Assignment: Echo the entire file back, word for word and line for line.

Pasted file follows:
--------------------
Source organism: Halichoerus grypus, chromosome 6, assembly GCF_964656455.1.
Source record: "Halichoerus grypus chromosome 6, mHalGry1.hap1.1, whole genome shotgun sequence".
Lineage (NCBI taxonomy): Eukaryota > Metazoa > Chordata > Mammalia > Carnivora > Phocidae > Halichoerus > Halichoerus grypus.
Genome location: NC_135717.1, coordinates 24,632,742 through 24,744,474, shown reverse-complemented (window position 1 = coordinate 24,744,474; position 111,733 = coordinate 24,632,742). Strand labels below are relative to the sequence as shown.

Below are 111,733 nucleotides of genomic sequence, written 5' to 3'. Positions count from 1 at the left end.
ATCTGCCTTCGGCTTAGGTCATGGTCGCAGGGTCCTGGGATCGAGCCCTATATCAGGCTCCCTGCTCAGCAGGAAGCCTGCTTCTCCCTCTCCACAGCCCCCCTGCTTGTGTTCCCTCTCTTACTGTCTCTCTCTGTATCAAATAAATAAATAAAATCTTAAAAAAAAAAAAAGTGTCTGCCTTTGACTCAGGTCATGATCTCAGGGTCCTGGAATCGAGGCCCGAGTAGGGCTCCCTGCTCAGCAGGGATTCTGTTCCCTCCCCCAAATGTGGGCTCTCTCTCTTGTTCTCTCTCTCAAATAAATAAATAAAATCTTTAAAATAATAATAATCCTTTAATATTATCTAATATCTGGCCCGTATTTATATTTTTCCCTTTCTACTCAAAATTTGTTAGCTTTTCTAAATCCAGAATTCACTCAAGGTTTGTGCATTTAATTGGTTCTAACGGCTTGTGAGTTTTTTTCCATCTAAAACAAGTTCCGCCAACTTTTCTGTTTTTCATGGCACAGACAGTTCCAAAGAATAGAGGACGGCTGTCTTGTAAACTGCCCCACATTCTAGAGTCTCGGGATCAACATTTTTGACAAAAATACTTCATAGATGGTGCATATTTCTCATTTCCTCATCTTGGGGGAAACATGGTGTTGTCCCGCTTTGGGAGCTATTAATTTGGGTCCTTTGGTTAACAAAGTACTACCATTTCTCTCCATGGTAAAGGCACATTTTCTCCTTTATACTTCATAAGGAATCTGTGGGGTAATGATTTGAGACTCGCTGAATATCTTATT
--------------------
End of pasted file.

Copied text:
Source organism: Halichoerus grypus, chromosome 6, assembly GCF_964656455.1.
Source record: "Halichoerus grypus chromosome 6, mHalGry1.hap1.1, whole genome shotgun sequence".
Lineage (NCBI taxonomy): Eukaryota > Metazoa > Chordata > Mammalia > Carnivora > Phocidae > Halichoerus > Halichoerus grypus.
Genome location: NC_135717.1, coordinates 24,632,742 through 24,744,474, shown reverse-complemented (window position 1 = coordinate 24,744,474; position 111,733 = coordinate 24,632,742). Strand labels below are relative to the sequence as shown.

Below are 111,733 nucleotides of genomic sequence, written 5' to 3'. Positions count from 1 at the left end.
ATCTGCCTTCGGCTTAGGTCATGGTCGCAGGGTCCTGGGATCGAGCCCTATATCAGGCTCCCTGCTCAGCAGGAAGCCTGCTTCTCCCTCTCCACAGCCCCCCTGCTTGTGTTCCCTCTCTTACTGTCTCTCTCTGTATCAAATAAATAAATAAAATCTTAAAAAAAAAAAAAGTGTCTGCCTTTGACTCAGGTCATGATCTCAGGGTCCTGGAATCGAGGCCCGAGTAGGGCTCCCTGCTCAGCAGGGATTCTGTTCCCTCCCCCAAATGTGGGCTCTCTCTCTTGTTCTCTCTCTCAAATAAATAAATAAAATCTTTAAAATAATAATAATCCTTTAATATTATCTAATATCTGGCCCGTATTTATATTTTTCCCTTTCTACTCAAAATTTGTTAGCTTTTCTAAATCCAGAATTCACTCAAGGTTTGTGCATTTAATTGGTTCTAACGGCTTGTGAGTTTTTTTCCATCTAAAACAAGTTCCGCCAACTTTTCTGTTTTTCATGGCACAGACAGTTCCAAAGAATAGAGGACGGCTGTCTTGTAAACTGCCCCACATTCTAGAGTCTCGGGATCAACATTTTTGACAAAAATACTTCATAGATGGTGCATATTTCTCATTTCCTCATCTTGGGGGAAACATGGTGTTGTCCCGCTTTGGGAGCTATTAATTTGGGTCCTTTGGTTAACAAAGTACTACCATTTCTCTCCATGGTAAAGGCACATTTTCTCCTTTATACTTCATAAGGAATCTGTGGGGTAATGATTTGAGACTCGCTGAATATCTTATT